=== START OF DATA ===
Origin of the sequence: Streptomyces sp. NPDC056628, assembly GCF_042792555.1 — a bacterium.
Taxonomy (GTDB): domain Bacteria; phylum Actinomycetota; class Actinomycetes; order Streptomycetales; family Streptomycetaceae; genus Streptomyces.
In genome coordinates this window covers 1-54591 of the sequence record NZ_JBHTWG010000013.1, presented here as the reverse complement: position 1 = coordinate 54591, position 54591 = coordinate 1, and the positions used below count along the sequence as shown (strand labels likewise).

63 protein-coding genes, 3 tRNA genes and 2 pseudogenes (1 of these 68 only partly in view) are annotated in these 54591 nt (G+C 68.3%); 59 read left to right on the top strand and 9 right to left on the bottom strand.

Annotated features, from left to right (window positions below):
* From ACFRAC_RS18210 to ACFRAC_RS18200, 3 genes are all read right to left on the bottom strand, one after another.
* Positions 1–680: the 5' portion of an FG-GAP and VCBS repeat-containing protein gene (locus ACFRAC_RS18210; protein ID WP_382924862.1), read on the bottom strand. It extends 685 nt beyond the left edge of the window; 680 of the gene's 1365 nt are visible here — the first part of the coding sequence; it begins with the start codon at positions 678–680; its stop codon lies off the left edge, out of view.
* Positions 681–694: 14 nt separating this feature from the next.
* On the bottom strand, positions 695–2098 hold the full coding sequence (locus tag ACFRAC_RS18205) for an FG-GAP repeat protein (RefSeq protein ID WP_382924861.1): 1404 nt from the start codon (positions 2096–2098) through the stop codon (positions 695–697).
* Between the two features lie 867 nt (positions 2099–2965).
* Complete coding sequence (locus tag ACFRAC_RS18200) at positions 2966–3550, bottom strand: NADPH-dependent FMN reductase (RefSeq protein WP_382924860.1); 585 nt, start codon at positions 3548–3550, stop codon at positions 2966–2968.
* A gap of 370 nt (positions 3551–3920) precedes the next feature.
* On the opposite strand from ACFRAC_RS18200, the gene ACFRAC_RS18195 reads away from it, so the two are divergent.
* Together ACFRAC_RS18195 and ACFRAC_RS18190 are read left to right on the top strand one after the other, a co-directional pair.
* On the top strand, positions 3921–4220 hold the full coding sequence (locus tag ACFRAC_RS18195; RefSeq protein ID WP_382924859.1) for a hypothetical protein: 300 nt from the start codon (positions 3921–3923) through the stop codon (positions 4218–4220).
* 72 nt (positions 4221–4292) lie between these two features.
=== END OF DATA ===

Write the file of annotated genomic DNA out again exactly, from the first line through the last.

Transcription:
Origin of the sequence: Streptomyces sp. NPDC056628, assembly GCF_042792555.1 — a bacterium.
Taxonomy (GTDB): domain Bacteria; phylum Actinomycetota; class Actinomycetes; order Streptomycetales; family Streptomycetaceae; genus Streptomyces.
In genome coordinates this window covers 1-54591 of the sequence record NZ_JBHTWG010000013.1, presented here as the reverse complement: position 1 = coordinate 54591, position 54591 = coordinate 1, and the positions used below count along the sequence as shown (strand labels likewise).

63 protein-coding genes, 3 tRNA genes and 2 pseudogenes (1 of these 68 only partly in view) are annotated in these 54591 nt (G+C 68.3%); 59 read left to right on the top strand and 9 right to left on the bottom strand.

Annotated features, from left to right (window positions below):
* From ACFRAC_RS18210 to ACFRAC_RS18200, 3 genes are all read right to left on the bottom strand, one after another.
* Positions 1–680: the 5' portion of an FG-GAP and VCBS repeat-containing protein gene (locus ACFRAC_RS18210; protein ID WP_382924862.1), read on the bottom strand. It extends 685 nt beyond the left edge of the window; 680 of the gene's 1365 nt are visible here — the first part of the coding sequence; it begins with the start codon at positions 678–680; its stop codon lies off the left edge, out of view.
* Positions 681–694: 14 nt separating this feature from the next.
* On the bottom strand, positions 695–2098 hold the full coding sequence (locus tag ACFRAC_RS18205) for an FG-GAP repeat protein (RefSeq protein ID WP_382924861.1): 1404 nt from the start codon (positions 2096–2098) through the stop codon (positions 695–697).
* Between the two features lie 867 nt (positions 2099–2965).
* Complete coding sequence (locus tag ACFRAC_RS18200) at positions 2966–3550, bottom strand: NADPH-dependent FMN reductase (RefSeq protein WP_382924860.1); 585 nt, start codon at positions 3548–3550, stop codon at positions 2966–2968.
* A gap of 370 nt (positions 3551–3920) precedes the next feature.
* On the opposite strand from ACFRAC_RS18200, the gene ACFRAC_RS18195 reads away from it, so the two are divergent.
* Together ACFRAC_RS18195 and ACFRAC_RS18190 are read left to right on the top strand one after the other, a co-directional pair.
* On the top strand, positions 3921–4220 hold the full coding sequence (locus tag ACFRAC_RS18195; RefSeq protein ID WP_382924859.1) for a hypothetical protein: 300 nt from the start codon (positions 3921–3923) through the stop codon (positions 4218–4220).
* 72 nt (positions 4221–4292) lie between these two features.